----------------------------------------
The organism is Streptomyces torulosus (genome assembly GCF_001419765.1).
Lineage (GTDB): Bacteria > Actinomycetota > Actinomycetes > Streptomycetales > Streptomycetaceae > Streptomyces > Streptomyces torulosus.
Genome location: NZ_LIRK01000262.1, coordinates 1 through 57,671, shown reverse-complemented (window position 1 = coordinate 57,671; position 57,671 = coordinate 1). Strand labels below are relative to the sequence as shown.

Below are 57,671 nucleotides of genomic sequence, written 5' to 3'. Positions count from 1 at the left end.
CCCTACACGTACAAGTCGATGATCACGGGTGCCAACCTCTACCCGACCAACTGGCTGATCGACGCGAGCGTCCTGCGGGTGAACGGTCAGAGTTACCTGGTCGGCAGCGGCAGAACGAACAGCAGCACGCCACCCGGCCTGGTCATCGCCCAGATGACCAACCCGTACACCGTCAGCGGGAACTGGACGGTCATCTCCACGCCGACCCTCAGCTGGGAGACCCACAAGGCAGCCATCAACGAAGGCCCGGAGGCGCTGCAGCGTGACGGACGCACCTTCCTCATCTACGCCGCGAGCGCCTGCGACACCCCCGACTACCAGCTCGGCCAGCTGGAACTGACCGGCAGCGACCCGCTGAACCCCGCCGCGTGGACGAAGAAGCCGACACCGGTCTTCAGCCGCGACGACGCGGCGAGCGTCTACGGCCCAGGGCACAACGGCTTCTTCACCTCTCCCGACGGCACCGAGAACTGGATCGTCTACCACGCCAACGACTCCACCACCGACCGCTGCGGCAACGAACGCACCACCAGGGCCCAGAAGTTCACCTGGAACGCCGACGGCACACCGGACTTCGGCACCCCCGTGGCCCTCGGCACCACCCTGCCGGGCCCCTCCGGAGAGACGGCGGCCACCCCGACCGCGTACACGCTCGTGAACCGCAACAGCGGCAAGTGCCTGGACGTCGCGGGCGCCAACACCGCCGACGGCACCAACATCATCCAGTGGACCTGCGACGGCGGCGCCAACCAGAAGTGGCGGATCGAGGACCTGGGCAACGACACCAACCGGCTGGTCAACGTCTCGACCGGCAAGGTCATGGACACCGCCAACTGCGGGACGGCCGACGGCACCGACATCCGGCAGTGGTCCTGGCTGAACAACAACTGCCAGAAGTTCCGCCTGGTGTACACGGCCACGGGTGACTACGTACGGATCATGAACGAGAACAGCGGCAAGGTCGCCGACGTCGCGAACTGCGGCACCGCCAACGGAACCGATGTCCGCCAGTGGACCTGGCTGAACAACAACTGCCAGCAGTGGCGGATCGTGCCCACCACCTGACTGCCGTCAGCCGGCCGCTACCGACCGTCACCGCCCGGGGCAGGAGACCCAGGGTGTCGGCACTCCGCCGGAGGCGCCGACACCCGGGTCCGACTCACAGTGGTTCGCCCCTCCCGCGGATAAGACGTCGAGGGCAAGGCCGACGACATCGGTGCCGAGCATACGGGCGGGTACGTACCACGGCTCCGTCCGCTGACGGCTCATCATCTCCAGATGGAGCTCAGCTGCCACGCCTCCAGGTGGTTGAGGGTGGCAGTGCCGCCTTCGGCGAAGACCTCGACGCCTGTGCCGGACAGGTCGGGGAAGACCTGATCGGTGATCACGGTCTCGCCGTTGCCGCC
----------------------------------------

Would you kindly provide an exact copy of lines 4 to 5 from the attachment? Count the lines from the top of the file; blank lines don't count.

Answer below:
Below are 57,671 nucleotides of genomic sequence, written 5' to 3'. Positions count from 1 at the left end.
CCCTACACGTACAAGTCGATGATCACGGGTGCCAACCTCTACCCGACCAACTGGCTGATCGACGCGAGCGTCCTGCGGGTGAACGGTCAGAGTTACCTGGTCGGCAGCGGCAGAACGAACAGCAGCACGCCACCCGGCCTGGTCATCGCCCAGATGACCAACCCGTACACCGTCAGCGGGAACTGGACGGTCATCTCCACGCCGACCCTCAGCTGGGAGACCCACAAGGCAGCCATCAACGAAGGCCCGGAGGCGCTGCAGCGTGACGGACGCACCTTCCTCATCTACGCCGCGAGCGCCTGCGACACCCCCGACTACCAGCTCGGCCAGCTGGAACTGACCGGCAGCGACCCGCTGAACCCCGCCGCGTGGACGAAGAAGCCGACACCGGTCTTCAGCCGCGACGACGCGGCGAGCGTCTACGGCCCAGGGCACAACGGCTTCTTCACCTCTCCCGACGGCACCGAGAACTGGATCGTCTACCACGCCAACGACTCCACCACCGACCGCTGCGGCAACGAACGCACCACCAGGGCCCAGAAGTTCACCTGGAACGCCGACGGCACACCGGACTTCGGCACCCCCGTGGCCCTCGGCACCACCCTGCCGGGCCCCTCCGGAGAGACGGCGGCCACCCCGACCGCGTACACGCTCGTGAACCGCAACAGCGGCAAGTGCCTGGACGTCGCGGGCGCCAACACCGCCGACGGCACCAACATCATCCAGTGGACCTGCGACGGCGGCGCCAACCAGAAGTGGCGGATCGAGGACCTGGGCAACGACACCAACCGGCTGGTCAACGTCTCGACCGGCAAGGTCATGGACACCGCCAACTGCGGGACGGCCGACGGCACCGACATCCGGCAGTGGTCCTGGCTGAACAACAACTGCCAGAAGTTCCGCCTGGTGTACACGGCCACGGGTGACTACGTACGGATCATGAACGAGAACAGCGGCAAGGTCGCCGACGTCGCGAACTGCGGCACCGCCAACGGAACCGATGTCCGCCAGTGGACCTGGCTGAACAACAACTGCCAGCAGTGGCGGATCGTGCCCACCACCTGACTGCCGTCAGCCGGCCGCTACCGACCGTCACCGCCCGGGGCAGGAGACCCAGGGTGTCGGCACTCCGCCGGAGGCGCCGACACCCGGGTCCGACTCACAGTGGTTCGCCCCTCCCGCGGATAAGACGTCGAGGGCAAGGCCGACGACATCGGTGCCGAGCATACGGGCGGGTACGTACCACGGCTCCGTCCGCTGACGGCTCATCATCTCCAGATGGAGCTCAGCTGCCACGCCTCCAGGTGGTTGAGGGTGGCAGTGCCGCCTTCGGCGAAGACCTCGACGCCTGTGCCGGACAGGTCGGGGAAGACCTGATCGGTGATCACGGTCTCGCCGTTGCCGCC